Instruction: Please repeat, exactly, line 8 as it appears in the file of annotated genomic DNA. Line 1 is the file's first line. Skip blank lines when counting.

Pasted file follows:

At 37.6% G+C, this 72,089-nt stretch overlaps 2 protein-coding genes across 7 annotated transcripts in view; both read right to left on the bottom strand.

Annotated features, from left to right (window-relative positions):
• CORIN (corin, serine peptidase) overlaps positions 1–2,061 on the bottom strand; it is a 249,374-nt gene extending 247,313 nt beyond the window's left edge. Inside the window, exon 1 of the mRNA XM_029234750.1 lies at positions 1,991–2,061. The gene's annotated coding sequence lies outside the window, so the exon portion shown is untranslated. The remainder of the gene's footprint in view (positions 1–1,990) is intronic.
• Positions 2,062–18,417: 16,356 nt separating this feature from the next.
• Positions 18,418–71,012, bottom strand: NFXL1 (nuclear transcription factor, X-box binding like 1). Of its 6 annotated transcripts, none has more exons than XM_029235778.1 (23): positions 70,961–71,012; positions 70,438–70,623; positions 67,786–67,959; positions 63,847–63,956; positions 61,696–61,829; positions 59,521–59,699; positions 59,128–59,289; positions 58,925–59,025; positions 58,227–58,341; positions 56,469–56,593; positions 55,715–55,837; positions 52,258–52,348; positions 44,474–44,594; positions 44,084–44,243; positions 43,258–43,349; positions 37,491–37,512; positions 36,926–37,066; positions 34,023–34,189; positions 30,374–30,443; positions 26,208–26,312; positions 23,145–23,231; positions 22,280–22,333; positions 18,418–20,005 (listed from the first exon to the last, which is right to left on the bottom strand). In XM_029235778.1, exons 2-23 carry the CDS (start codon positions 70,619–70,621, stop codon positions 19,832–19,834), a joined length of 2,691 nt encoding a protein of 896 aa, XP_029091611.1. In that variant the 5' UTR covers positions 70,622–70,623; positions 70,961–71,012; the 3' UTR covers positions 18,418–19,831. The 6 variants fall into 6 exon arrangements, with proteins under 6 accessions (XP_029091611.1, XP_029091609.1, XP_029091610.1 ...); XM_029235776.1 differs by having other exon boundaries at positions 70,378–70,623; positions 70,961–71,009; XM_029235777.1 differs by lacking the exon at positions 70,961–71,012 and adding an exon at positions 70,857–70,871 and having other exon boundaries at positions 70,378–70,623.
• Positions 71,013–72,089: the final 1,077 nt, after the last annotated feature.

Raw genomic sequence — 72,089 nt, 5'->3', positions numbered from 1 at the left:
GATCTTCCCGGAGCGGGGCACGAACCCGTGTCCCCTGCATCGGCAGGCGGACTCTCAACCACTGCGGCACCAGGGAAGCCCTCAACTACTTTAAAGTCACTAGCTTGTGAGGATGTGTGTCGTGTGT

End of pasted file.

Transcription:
GATCTTCCCGGAGCGGGGCACGAACCCGTGTCCCCTGCATCGGCAGGCGGACTCTCAACCACTGCGGCACCAGGGAAGCCCTCAACTACTTTAAAGTCACTAGCTTGTGAGGATGTGTGTCGTGTGT